Every time we visit Japan, we always visit Aya’s friend Kio. They met way back in the fifth grade and have kept in contact all these years. She was even one of Aya’s bridesmaids in our wedding. I find that quite impressive considering the long distance between. It would have been very easy for them to lose touch with each other. Through their friendship I met Kio’s mom, Izumi, at our wedding party in Japan. And with the power of Facebook, her mom and I are now “friends.” She doesn’t speak very much English and I don’t speak Japanese, but we both understand the same language; FOOD.Continue reading “HULA’S KITCHEN: PART 1”
In spirit of our trip to Japan this year, our Christmas card is a spoof on the “Kentucky Christmas” in Japan.
KFC opened in Japan in the early 70s (if my sources are correct, KFC came to Japan before McDonald’s did). In 1974 they started the Kentucky For Christmas marketing campaign, and because of the success of this campaign, it has become a cultural phenomenon. Each year you can buy the Christmas set complete with a collector’s plate. Other stores have caught on to the popularity too and promote chicken dinners as well. Due to the influence of KFC, chicken dinners have become synonymous with Christmas. Talk about good marketing!Continue reading “Kentucky Christmas!”
Are you tired of spending money on pretty wrapping paper, ribbons, and bows only to have them torn to shreds?
Are you sick of fighting the crowds and standing in line to purchase these wrapping paper?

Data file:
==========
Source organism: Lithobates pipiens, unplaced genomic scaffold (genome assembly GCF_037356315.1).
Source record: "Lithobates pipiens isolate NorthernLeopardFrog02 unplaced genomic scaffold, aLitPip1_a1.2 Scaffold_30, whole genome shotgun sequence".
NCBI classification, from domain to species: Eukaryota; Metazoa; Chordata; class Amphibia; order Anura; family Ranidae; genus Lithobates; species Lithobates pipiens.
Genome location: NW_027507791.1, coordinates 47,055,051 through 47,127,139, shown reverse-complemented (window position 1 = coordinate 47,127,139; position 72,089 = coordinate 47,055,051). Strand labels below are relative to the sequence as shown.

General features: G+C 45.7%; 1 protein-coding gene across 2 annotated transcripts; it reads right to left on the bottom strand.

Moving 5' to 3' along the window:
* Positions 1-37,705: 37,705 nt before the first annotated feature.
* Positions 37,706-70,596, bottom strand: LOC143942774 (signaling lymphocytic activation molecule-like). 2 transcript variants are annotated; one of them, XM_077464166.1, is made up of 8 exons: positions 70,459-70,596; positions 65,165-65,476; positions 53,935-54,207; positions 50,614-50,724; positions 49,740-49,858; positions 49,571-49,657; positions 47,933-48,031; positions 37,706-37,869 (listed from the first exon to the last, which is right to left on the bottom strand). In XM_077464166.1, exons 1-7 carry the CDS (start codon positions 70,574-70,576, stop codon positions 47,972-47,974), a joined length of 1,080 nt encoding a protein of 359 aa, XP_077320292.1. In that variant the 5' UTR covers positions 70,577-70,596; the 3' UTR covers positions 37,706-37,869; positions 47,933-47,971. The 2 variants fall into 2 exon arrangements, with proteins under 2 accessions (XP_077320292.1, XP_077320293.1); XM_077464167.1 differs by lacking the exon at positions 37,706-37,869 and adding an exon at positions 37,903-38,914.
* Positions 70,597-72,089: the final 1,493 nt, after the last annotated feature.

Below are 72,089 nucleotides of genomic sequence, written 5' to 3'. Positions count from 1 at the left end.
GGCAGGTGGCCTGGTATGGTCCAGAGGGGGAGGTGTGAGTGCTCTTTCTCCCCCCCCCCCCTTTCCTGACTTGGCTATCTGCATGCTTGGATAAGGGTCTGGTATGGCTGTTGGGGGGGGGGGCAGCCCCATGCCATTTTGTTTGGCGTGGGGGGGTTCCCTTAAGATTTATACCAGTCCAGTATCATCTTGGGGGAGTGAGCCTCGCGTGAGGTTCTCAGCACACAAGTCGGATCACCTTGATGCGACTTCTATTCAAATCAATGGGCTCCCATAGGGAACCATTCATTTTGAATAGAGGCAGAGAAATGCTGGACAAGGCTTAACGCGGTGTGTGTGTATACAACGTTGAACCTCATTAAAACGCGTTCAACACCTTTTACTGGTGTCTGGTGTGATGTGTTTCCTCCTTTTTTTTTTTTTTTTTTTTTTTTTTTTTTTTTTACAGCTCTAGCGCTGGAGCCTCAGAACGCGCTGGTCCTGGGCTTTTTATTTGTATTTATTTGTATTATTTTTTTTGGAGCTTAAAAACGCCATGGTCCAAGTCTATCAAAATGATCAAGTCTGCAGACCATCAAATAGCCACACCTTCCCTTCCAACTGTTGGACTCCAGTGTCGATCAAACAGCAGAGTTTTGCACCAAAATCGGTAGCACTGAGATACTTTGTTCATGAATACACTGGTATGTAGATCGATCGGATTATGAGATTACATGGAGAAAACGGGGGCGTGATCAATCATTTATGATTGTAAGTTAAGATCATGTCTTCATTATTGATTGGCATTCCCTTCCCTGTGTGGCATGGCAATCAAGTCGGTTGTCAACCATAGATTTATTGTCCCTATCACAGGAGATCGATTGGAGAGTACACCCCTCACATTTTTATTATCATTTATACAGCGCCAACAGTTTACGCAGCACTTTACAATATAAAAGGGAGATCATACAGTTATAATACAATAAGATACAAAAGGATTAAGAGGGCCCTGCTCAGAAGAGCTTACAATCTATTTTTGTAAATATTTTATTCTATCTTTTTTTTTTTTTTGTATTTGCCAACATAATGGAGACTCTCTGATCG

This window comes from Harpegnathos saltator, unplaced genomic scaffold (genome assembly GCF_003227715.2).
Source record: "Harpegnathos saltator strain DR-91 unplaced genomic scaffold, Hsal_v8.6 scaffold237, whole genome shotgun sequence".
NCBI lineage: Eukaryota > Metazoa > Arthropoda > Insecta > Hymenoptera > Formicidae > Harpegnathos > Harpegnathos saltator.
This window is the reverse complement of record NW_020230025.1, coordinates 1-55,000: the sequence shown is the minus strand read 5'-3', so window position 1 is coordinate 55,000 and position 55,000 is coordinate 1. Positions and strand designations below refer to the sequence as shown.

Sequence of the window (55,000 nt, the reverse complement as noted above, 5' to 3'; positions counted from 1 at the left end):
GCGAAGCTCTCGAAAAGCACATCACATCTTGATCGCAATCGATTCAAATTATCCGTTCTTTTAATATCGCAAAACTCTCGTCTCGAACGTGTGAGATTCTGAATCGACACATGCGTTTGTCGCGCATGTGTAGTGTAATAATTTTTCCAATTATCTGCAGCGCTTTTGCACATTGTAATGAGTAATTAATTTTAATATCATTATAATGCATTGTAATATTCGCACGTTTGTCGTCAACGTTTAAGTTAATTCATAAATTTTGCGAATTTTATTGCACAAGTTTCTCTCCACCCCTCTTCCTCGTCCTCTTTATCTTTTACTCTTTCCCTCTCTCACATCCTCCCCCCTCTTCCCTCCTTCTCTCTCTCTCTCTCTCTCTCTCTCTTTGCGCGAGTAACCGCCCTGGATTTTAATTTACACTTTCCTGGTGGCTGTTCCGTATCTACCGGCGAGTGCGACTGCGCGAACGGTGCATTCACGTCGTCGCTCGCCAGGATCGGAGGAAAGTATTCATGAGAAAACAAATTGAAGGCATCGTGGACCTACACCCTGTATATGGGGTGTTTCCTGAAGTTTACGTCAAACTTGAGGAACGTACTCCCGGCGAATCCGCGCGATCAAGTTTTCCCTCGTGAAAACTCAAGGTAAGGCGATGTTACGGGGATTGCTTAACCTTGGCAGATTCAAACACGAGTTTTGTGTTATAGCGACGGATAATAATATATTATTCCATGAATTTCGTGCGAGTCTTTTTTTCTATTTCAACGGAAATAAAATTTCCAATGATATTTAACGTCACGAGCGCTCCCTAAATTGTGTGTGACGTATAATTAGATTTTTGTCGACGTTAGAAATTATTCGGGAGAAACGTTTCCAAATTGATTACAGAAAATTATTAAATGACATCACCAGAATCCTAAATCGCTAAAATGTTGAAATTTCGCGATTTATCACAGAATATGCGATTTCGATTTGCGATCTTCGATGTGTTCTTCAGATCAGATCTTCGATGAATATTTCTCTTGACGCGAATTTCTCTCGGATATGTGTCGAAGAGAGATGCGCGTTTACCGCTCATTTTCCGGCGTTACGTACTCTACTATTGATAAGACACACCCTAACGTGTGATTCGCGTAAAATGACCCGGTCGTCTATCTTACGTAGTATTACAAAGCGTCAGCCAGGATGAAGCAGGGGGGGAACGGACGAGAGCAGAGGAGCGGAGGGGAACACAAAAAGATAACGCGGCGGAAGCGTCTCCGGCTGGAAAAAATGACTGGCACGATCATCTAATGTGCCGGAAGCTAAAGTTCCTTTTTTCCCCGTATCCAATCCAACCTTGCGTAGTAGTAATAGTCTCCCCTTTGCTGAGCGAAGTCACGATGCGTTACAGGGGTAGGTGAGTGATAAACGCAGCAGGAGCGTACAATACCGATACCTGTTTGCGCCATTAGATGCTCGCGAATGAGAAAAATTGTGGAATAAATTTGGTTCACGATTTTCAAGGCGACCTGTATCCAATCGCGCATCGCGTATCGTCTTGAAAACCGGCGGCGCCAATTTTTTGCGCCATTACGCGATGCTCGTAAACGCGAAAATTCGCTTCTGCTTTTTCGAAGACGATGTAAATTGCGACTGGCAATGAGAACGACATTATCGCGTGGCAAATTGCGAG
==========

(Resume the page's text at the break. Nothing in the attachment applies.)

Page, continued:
Are you bored with the conventional way of wrapping presents?
Do you want to put a little fun into your gift giving celebrations?
Look no further!
One Japanese food that’s always good to eat is korokke (croquette). Korokkes are a mashed potato patty with a filling coated in panko and then deep fried. Fillings can vary. Meat, cheese, vegetables, and all the combinations. While it’s fun to eat, it’s not super fun to make because they are very labor intensive. That’s why I usually only make them once a year and make enough to keep in the freezer. And with a mountain of leftover mashed potatoes from Thanksgiving dinner, it’s the perfect time to make them.
Every year my wife “vulture-izes” (as my mom calls it) the turkey carcass. Every little bit of meat is scraped clean and either eaten during this process or saved aside for future use. With these scavenged bones, wings and legs, I make a hearty homemade turkey broth. This broth makes the perfect base to make turkey ramen! (Now, when I say ramen, I’m not talking about authentic Japanese ramen. So all you ramen purists out there, keep that in mind.)